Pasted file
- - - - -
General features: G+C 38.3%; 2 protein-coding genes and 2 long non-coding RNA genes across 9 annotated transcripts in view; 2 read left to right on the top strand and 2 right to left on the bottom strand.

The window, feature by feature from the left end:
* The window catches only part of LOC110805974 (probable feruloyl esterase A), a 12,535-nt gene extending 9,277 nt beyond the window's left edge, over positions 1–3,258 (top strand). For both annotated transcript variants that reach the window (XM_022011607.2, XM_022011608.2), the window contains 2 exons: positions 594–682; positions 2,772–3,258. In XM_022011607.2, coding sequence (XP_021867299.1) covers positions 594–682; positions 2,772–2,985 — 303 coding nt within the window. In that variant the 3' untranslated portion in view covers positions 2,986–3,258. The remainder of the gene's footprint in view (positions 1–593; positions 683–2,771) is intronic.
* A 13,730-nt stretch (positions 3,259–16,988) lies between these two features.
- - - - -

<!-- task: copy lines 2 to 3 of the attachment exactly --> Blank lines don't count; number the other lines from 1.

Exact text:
The window, feature by feature from the left end:
* The window catches only part of LOC110805974 (probable feruloyl esterase A), a 12,535-nt gene extending 9,277 nt beyond the window's left edge, over positions 1–3,258 (top strand). For both annotated transcript variants that reach the window (XM_022011607.2, XM_022011608.2), the window contains 2 exons: positions 594–682; positions 2,772–3,258. In XM_022011607.2, coding sequence (XP_021867299.1) covers positions 594–682; positions 2,772–2,985 — 303 coding nt within the window. In that variant the 3' untranslated portion in view covers positions 2,986–3,258. The remainder of the gene's footprint in view (positions 1–593; positions 683–2,771) is intronic.